produce chronic sensitization of higher
order neurons producing chronic neuronal
discharge and chronification of migraine
Burstein et al. Ann Neurology 2000; Burstein et al. Headache 2002
Key features for migraine
understanding
• Brain stem hyperexcitability
• Spreading cortical depression
• Pain has neurovascular and other
mechanisms mediated by TGVS
disinhibition
• Central processing
• Central sensitization
Migraine psychophysiology
• TPA and peripheral blood flow data is equivocal (?
nature of the stressor and active versus passive
coping) although cold hands the norm
• General autonomic instability
• Electrophysiology data shows evidence of
hyperexcitable brain. Abnormal CNV(slow eventrelated potential) and auditory evoked potentials
suggests lack of habituation or potentiation
Blanchard, et al, 1989; Arena, et al, 1985; Drummond, 1982, 1985, 2003; Borkum, 2005
General Treatment Principles I
•
•
•
•
•
The history is the heart of diagnosis and Rx
Review patient goals
Diary to see patterns/ assess outcome
Educate
UNDO
– headache inducing medications
– ineffective or unnecessary medications
(including vitamins, herbs)
– overuse of immediate relief medications
General Treatment Principles II
•
•
•
•
•
•
Avoid/ limit triggers
Lifestyle management/ self-regulation
Evaluate relevant comorbidities
Optimize treatment of acute attacks
Assess need for preventive therapy
Flexible plan with periodic reassessment
Treatment of Acute Migraine
• Tailor treatment to the attack and to the
individual
• Know all medications (prescriptive,
nonprescriptive) the individual is taking
• Are any therapies contraindicated due to
medical history or risk factors?
• Treatment is based on attack severity, time to
peak intensity, patient’s preference, N/V
• Assess adherence to regimen
• Medication overuse may lead to treatment
failure
Triptan Formulations
• Sumatriptan
– Oral - 25, 50, 100 mg
– Nasal - 5, 20 mg
– Autoinjector - 6 mg, 4mg.
• Zolmitriptan
– Oral - 2.5, 5 mg
– ODT - 2.5, 5 mg
– Nasal - 5 mg
• Naratriptan
– Oral - 1, 2.5 mg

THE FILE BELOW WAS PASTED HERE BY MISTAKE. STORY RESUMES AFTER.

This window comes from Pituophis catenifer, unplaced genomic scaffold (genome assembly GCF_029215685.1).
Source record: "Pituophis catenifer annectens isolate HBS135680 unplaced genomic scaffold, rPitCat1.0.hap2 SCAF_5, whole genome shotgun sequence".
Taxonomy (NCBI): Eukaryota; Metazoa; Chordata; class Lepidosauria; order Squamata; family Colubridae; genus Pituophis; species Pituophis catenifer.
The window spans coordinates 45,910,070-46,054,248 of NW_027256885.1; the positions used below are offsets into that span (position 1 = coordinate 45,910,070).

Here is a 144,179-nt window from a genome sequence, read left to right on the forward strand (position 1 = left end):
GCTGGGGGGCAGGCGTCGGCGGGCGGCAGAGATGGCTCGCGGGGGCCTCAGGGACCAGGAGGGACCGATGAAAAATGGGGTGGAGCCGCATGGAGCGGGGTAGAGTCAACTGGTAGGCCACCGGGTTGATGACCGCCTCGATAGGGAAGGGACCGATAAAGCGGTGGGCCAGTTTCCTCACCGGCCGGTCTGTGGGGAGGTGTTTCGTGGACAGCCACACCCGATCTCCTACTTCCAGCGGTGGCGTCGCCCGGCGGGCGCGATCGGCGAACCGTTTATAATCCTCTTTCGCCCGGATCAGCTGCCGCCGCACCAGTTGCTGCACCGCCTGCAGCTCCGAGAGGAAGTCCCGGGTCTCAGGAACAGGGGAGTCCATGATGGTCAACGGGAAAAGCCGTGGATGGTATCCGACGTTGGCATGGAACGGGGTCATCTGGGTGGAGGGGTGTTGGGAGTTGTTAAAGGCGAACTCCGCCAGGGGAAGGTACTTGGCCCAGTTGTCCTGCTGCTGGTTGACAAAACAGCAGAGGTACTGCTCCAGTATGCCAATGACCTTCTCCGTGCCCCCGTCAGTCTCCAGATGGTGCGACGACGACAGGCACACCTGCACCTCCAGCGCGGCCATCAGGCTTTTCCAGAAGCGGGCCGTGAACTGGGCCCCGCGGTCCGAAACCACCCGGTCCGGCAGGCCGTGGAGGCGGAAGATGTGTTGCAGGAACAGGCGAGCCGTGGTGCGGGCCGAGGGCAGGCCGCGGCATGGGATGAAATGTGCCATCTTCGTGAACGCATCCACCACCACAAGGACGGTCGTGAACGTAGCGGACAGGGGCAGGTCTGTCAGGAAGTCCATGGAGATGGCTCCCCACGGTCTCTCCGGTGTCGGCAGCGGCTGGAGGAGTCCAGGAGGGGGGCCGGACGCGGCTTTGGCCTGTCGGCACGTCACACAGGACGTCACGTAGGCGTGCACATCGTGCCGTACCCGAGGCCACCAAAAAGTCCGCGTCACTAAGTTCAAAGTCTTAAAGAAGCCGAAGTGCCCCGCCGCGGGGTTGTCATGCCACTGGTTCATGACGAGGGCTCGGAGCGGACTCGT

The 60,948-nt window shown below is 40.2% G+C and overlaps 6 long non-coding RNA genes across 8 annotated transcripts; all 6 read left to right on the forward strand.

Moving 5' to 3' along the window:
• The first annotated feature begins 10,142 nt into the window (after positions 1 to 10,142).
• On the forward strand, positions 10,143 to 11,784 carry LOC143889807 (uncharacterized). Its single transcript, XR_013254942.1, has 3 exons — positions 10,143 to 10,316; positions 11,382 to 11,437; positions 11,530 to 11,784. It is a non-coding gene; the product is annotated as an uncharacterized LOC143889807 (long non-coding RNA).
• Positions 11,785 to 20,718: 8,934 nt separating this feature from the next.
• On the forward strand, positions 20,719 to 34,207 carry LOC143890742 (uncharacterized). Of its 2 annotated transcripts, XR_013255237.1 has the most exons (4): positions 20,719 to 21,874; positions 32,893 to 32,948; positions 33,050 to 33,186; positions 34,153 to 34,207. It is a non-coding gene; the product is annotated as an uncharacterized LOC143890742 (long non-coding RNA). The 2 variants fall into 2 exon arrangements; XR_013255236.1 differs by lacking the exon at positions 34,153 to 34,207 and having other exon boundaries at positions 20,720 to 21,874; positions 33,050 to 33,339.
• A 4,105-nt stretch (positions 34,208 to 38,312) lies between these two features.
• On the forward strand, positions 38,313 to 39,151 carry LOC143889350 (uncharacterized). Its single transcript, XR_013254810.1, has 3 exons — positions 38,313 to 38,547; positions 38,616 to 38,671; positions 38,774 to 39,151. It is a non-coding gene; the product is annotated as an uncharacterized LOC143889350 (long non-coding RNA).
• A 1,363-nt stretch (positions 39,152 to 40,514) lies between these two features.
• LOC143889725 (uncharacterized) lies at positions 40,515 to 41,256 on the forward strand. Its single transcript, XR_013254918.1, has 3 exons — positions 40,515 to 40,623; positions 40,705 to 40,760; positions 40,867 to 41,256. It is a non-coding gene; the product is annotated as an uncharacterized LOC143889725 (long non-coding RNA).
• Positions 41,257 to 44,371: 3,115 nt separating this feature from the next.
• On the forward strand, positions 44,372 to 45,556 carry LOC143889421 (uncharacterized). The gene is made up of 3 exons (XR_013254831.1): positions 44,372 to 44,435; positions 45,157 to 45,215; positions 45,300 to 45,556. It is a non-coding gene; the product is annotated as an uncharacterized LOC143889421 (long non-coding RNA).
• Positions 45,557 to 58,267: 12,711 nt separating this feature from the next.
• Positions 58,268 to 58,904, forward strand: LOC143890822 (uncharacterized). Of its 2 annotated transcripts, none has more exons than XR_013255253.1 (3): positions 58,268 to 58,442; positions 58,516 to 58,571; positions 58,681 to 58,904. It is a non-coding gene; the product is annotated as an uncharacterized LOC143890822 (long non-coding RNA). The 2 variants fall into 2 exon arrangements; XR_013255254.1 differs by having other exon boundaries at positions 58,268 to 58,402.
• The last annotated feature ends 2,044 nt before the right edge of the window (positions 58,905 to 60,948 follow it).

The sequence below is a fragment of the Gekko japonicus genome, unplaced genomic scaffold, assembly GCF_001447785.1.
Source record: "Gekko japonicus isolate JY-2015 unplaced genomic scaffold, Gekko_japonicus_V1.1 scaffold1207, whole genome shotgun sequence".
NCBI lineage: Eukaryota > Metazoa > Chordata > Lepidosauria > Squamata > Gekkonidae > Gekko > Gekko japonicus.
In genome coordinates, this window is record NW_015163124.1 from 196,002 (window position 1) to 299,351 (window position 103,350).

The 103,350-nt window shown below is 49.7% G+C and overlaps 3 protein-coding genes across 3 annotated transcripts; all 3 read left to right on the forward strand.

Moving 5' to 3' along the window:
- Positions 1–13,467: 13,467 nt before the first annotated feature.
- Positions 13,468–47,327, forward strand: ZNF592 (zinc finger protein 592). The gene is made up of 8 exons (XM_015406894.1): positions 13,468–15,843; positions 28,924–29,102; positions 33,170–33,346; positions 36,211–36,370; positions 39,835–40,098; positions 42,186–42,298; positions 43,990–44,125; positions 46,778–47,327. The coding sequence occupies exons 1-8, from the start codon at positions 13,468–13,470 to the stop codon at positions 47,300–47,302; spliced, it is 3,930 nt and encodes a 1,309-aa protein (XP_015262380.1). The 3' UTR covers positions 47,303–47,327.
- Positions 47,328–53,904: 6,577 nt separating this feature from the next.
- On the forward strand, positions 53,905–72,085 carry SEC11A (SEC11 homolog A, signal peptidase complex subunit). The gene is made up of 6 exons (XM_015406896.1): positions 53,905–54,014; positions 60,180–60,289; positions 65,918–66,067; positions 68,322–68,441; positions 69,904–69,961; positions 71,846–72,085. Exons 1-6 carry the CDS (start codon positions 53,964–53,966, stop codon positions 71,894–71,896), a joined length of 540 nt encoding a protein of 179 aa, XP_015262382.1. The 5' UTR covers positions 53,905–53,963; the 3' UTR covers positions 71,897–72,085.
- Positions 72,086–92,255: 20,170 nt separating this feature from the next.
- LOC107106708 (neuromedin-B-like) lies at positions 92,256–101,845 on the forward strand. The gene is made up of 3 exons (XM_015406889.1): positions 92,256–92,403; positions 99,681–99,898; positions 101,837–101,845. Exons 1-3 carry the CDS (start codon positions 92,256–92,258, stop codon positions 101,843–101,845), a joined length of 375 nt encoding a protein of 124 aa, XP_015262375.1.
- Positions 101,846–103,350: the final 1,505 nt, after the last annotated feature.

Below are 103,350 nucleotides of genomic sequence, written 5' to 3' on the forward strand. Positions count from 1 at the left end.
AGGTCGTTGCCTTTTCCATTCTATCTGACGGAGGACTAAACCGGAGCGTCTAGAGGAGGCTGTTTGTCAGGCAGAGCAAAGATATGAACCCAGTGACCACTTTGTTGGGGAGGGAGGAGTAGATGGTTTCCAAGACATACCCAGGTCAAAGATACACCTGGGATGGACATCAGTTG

• Rizatriptan
– Oral - 5, 10 mg
– ODT - 5, 10 mg
• Almotriptan
– Oral - 6.25, 12.5 mg
• Frovatriptan
– Oral - 2.5 mg
• Eletriptan
– Oral - 20, 40 mg
(ODT = Orally disintegrating tablet)
Preventive Treatment for Migraine
• Episodic- pretreat prior to known trigger
such as exercise or sexual activity
• Intermittent (subacute)- time limited
exposure to provoking agent such as
menstruation
• Chronic
Migraine Preventative Drugs
Facts
• Most drugs are used based on:
–
–
–
–
–
Open-label studies
Anecdotes
Poorly controlled trials
Variable types of outcome parameters
Poorly defined migraine diagnosis
Migraine Preventives for Adults
Antidepressants
Cardiovascular Agents
1. Tricyclics
• Amitriptyline,
Nortriptyline,
Desipramine
10 - 100 mg QHS
1. Beta Blockers
• Propranolol* LA
2. SSRIs
• Standard
antidepressant doses
2. Verapamil
• 120 - 480 mg QD
•
•
* = FDA approved for migraine prevention
60 - 120 mg QD
Nadolol, atenolol,
timolol*
Migraine Preventives for Adults
Neuronal Stabilizers
1.
Divalproex sodium*
Other Approaches

500 mg
•
Delayed Release
250 - 1000 mg
• Extended Release
500 - 1000 mg
• Topiramate *
•
50 - 200 mg
Gabapentin
900 - 2400 mg
Magnesium

Vitamin B2
200 - 400 mg

Coenzyme Q10
150 - 300 mg

* = FDA approved for migraine prevention
Petasites Hybridus
75 mg. BID
Behavioral and
Psychophysiologic
Approaches to Headache
Management
Methodological Issues
•
•
•
•
•
Medication confounds